Geopolitical View

Blog Post
Republic of Korea (South Korea)
President Moon Jae-In (newly elected) has delusions of adequacy that can not be overstated. He’s clearly a self-made man who worships his creator. 

War is an ugly thing, but not the ugliest of things. The decayed and degraded state of moral and patriotic feeling which thinks that nothing is worth war is much worse. The person who has nothing for which he is willing to fight, nothing which is more important than his own personal safety, is a miserable creature and has no chance of being free unless made and kept so by the exertions of better men than himself.  -John Stuart Mill

President Moon said on 7 June, that the further deployment of the Terminal High Altitude Area Defense (THAAD) missile system should be suspended, pending an environmental impact study. The study could take a year to complete. The presidency said it wasn’t calling for the withdrawal of two launchers and other equipment already positioned in southeastern South Korea. “But those that have yet to be deployed will have to wait,” a senior administration official told reporters, according to Yonhap news agency.
Moon Jae-In: Used to be indecisive but now he’s not sure

This is President Moon’s second significant gesture to North Korea. In May, he proposed discussions about reopening the Kaesong Industrial complex. North Korea has not acknowledged that gesture, much less responded.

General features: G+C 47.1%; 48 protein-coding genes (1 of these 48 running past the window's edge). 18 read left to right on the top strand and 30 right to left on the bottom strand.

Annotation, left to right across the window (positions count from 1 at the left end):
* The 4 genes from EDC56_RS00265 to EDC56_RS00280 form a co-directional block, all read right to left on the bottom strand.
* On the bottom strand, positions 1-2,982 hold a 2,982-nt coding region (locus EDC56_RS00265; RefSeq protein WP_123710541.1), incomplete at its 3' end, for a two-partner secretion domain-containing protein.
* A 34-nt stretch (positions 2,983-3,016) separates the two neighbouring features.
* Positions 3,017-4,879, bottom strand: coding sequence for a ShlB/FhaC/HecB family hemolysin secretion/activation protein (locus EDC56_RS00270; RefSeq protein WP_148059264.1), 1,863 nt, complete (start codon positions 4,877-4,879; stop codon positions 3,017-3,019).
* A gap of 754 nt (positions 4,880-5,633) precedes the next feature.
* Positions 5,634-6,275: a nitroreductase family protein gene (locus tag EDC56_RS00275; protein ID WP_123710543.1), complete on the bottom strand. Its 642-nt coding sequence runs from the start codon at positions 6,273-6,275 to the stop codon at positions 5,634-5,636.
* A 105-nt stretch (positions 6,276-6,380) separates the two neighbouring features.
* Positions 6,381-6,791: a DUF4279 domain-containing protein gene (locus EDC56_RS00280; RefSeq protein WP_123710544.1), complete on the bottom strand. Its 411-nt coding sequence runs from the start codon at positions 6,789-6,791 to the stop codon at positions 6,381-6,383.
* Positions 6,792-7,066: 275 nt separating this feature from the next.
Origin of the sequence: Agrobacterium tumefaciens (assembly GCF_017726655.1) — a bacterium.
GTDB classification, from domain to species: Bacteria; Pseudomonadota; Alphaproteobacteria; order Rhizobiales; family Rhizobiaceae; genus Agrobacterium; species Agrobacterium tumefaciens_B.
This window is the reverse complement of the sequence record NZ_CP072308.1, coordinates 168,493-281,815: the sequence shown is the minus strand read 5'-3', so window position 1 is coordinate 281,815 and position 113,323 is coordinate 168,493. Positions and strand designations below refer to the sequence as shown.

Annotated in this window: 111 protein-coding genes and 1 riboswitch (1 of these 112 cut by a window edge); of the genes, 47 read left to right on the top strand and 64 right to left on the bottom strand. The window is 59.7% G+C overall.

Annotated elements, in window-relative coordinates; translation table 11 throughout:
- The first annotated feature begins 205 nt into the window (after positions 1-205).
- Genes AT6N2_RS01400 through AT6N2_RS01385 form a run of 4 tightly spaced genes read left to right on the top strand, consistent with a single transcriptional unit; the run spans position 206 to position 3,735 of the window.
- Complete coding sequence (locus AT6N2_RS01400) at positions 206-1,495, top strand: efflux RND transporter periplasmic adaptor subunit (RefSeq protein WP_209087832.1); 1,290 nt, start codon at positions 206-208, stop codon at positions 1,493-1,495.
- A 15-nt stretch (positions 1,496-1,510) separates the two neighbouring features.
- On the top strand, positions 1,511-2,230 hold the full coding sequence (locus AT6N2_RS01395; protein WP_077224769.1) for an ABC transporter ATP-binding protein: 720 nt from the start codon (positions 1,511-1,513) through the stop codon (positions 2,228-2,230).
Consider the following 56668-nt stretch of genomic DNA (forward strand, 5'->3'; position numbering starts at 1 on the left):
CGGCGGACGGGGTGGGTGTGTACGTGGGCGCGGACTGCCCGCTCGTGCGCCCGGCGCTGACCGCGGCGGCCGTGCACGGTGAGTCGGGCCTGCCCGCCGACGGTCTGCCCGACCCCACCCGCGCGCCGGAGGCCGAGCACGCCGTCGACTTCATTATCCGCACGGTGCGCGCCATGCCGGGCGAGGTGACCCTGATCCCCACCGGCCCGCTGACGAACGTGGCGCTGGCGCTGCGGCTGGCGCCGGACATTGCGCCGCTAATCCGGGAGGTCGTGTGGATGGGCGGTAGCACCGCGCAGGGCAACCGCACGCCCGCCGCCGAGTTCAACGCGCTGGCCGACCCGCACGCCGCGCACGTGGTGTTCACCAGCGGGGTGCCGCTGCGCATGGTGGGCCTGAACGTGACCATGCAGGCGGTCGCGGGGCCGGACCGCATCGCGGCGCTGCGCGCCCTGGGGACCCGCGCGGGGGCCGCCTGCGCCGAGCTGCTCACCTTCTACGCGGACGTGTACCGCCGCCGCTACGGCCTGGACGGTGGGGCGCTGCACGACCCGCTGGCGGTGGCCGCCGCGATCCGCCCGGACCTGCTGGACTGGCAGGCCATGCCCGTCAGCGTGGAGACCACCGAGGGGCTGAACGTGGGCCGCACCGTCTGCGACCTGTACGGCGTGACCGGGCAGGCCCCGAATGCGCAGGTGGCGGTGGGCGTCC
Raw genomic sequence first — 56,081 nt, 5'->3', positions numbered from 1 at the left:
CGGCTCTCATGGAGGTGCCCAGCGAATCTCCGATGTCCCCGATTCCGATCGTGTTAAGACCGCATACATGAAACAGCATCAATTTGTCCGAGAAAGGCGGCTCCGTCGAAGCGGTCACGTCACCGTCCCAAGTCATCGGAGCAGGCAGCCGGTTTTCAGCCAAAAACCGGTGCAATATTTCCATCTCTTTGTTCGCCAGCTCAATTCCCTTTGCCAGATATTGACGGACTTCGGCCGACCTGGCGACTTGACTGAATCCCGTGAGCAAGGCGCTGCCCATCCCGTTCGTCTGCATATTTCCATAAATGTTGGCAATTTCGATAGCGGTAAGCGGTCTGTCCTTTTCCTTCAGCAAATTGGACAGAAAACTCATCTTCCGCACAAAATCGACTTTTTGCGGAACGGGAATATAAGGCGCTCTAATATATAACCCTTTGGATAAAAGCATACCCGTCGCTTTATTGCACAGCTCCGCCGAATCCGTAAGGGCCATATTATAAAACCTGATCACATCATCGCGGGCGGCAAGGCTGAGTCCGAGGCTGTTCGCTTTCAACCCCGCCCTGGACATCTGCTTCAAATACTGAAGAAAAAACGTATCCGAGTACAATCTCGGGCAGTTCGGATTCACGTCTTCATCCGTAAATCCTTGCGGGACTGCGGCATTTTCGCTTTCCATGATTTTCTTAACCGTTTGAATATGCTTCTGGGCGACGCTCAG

For China, the suspension is the reward of sustained, but gentle, pressure and patience. Chinese officials have opposed the THAAD deployment since THAAD negotiations were announced in March 2016. Since last July, when President Park made the decision to deploy the system, Chinese leaders have insisted that the THAAD deal should and could be reversed. Their policy of patient persuasion has been partially vindicated.
China may be expected to ease unofficial restrictions on trade and tourism, tax audits and health inspections and other forms of economic harassment of South Korean businesses, which have been in effect since late last year.

ROK can do what they think best, but there are a lot of US Servicemen and women on the Korean Peninsula to insure that the nation is safe and cozy. THAAD not only protects the ROK, but the US military people there, putting their lives on the line. Maybe it’s time that we pull out and leave the South Koreans to the tender mercies of the Norks? Of course if we did that, it would put Japan in a serious bind.

North Korea
On 8 June, North Korea launched a salvo of four anti-ship cruise missiles. 
North Korea is keeping to the recent schedule of launching missiles weekly. Almost on cue, with this missile launch, North Korea returned to headline news.
The North’s most modern anti-ship missile is the KN-09, which is a variation of the Russian KH-35. The limited launch information is consistent with the range of the KN-09, but the type of projectile is not yet confirmed.
The Norks dream of taking out a US aircraft carrier. They don’t dream of their homes being turned into a sea of radioactive glass. That’s how they roll.